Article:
The Wireless Power Consortium (WPC) – the group behind the Qi wireless charging standard on most smartphones today – has just announced a new version its Qi charging specification that is capable of delivering more power to devices. Despite the merger of rival groups Alliance for Wireless Power (A4WP) and Power Matters Alliance (PMA) in January, it seems that WPC is forging ahead anyway with the development of the Qi inductive charging standard
According to WPC, this means up to 15 watts of power to mobile devices, which will result in faster charging and consequently a better user experience. While fast charging isn’t new and is already found on devices like the Google Nexus 6 and Samsung Galaxy S6, it has so far been limited to wired charging via an included power adapter.
The upgraded Qi specification will allow manufacturers to extend similar fast charging speeds to wireless charging. Qi-compatible products already comprise a fairly large wireless charging ecosystem, and its new capabilities could help convince more users of the merits of wireless charging. The new standard is also backward compatible with existing Qi wireless charging products.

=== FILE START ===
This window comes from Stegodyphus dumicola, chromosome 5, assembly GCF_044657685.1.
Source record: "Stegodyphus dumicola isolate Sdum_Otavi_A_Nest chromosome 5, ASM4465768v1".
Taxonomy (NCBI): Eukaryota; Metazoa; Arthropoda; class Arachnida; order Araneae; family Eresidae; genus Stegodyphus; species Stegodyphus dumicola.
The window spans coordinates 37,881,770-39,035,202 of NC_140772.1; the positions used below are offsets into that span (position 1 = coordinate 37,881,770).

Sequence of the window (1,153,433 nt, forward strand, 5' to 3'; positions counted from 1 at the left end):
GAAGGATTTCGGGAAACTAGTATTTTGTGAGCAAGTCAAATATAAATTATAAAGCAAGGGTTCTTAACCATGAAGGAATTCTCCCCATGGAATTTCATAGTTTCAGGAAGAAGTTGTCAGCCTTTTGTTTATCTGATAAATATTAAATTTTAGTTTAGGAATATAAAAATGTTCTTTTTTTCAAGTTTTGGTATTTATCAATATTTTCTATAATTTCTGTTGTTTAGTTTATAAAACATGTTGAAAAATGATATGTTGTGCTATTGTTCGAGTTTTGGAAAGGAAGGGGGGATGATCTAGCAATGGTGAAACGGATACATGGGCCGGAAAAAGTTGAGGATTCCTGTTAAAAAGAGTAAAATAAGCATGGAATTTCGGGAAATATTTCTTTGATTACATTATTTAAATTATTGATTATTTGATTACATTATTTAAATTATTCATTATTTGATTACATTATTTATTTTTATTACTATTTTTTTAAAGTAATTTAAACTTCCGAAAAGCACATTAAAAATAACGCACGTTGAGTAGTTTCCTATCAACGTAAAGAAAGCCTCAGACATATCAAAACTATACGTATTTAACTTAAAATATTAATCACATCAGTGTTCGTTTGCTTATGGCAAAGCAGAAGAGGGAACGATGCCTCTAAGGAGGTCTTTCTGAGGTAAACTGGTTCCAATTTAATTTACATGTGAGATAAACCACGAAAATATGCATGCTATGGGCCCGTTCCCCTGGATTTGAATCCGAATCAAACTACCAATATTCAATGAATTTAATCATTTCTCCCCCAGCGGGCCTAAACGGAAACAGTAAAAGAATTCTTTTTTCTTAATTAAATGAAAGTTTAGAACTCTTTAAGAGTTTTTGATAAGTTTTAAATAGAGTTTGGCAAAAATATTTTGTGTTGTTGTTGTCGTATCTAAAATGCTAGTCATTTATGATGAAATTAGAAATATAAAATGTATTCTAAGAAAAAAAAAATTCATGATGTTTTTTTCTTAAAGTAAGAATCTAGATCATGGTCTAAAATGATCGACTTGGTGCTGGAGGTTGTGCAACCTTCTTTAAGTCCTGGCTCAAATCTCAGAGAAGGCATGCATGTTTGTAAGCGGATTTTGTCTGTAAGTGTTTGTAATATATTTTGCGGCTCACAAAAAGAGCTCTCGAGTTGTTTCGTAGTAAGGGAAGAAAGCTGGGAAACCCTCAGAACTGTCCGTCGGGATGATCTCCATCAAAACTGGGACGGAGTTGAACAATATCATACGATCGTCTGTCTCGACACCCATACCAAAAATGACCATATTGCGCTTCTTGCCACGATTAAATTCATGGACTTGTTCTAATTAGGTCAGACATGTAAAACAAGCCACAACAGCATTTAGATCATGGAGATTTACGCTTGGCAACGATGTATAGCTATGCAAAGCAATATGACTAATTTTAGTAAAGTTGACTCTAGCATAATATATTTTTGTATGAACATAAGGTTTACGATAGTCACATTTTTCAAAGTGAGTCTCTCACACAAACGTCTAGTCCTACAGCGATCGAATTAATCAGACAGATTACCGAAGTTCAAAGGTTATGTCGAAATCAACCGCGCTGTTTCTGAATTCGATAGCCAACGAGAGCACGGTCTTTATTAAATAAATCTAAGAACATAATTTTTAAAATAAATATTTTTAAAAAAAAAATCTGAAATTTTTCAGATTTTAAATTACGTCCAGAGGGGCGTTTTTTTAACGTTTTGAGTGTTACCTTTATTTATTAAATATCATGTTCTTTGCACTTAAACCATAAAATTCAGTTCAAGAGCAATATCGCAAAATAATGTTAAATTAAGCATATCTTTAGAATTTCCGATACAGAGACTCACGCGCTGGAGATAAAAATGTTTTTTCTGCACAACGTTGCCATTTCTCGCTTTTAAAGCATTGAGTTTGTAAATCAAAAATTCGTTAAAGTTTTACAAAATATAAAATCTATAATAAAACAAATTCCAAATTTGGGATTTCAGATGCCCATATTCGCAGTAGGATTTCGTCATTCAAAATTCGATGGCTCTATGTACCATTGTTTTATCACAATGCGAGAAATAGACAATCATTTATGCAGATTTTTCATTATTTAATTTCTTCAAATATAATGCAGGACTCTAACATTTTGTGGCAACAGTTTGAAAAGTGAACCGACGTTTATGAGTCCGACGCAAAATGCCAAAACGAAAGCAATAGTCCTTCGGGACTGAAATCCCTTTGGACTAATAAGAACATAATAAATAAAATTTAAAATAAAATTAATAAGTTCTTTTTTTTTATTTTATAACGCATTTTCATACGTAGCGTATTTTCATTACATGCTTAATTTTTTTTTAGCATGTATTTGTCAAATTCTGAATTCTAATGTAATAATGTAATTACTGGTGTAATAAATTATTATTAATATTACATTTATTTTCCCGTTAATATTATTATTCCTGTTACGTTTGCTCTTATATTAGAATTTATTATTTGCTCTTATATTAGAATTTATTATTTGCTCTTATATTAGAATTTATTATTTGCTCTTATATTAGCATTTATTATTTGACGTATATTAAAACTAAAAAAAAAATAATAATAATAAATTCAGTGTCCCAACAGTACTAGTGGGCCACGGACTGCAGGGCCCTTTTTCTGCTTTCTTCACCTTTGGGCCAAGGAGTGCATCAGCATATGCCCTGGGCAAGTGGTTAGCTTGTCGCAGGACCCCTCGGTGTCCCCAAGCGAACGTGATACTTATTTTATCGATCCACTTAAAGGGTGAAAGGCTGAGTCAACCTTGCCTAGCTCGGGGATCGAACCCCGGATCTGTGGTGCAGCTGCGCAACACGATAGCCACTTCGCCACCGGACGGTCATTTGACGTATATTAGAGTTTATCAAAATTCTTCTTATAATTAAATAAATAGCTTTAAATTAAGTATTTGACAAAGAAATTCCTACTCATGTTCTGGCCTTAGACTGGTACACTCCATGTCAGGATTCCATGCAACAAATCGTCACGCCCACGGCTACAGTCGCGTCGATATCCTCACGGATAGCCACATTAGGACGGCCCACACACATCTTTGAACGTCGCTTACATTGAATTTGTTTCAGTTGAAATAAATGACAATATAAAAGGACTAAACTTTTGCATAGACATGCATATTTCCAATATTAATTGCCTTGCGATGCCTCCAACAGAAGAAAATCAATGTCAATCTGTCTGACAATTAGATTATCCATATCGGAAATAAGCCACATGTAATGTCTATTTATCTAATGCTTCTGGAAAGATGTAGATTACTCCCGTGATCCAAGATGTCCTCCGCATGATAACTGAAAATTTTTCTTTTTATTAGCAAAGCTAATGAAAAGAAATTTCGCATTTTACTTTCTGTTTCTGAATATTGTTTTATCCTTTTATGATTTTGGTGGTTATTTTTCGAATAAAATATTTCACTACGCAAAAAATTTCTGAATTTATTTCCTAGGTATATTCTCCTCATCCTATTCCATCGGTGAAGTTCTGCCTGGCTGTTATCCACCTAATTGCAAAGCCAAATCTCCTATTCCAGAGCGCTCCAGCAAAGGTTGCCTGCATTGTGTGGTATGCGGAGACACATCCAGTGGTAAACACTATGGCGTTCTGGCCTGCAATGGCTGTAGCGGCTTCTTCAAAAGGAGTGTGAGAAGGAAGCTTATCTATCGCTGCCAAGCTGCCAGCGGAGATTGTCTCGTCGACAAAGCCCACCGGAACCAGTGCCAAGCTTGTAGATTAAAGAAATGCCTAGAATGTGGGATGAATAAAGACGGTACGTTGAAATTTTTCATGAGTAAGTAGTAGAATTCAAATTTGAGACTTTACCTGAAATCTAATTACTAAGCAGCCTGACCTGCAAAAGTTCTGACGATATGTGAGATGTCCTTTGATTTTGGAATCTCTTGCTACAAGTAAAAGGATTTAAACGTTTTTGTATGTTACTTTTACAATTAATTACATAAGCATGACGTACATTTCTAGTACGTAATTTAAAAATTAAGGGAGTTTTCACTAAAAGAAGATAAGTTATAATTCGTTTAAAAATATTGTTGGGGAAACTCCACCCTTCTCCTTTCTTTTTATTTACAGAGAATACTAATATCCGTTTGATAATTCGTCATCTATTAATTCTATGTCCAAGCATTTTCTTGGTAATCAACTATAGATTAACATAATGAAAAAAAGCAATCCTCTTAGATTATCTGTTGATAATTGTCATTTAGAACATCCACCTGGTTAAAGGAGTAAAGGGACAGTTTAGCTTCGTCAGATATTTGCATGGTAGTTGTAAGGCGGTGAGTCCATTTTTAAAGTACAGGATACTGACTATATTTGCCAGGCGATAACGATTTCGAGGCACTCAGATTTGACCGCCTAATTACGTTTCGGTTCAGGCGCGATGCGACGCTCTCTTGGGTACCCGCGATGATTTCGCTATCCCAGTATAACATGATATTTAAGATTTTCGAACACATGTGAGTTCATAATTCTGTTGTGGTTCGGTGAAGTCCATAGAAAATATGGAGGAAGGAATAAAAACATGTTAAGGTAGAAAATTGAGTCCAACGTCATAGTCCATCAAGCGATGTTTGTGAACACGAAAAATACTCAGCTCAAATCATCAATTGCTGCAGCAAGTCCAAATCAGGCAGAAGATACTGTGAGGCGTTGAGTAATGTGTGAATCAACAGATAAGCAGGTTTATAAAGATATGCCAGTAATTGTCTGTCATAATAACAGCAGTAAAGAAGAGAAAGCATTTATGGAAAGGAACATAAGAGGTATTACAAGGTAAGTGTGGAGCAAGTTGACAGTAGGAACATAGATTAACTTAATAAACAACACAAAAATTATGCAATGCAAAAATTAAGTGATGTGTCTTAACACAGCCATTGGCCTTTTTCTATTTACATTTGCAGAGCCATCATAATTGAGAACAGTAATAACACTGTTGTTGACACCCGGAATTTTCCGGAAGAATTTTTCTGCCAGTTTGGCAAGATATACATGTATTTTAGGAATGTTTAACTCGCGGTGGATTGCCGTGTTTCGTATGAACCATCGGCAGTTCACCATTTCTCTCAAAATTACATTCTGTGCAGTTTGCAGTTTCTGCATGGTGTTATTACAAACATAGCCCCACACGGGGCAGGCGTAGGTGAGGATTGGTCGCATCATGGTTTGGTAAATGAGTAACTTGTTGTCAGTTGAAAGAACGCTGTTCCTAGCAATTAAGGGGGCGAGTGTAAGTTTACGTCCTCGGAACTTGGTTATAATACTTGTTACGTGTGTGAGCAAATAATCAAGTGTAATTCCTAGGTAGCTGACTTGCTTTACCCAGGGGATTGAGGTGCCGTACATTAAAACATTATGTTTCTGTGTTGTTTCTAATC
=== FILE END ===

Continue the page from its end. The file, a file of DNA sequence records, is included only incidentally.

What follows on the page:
Up till this point, one of the barriers to getting on board with wireless charging was its inefficiency compared to traditional charging and its slower speeds. However, the ability to implement faster wireless charging could now make it a lot more practical, especially in devices like wireless car chargers where users do not have the luxury of time to wait for a full charge.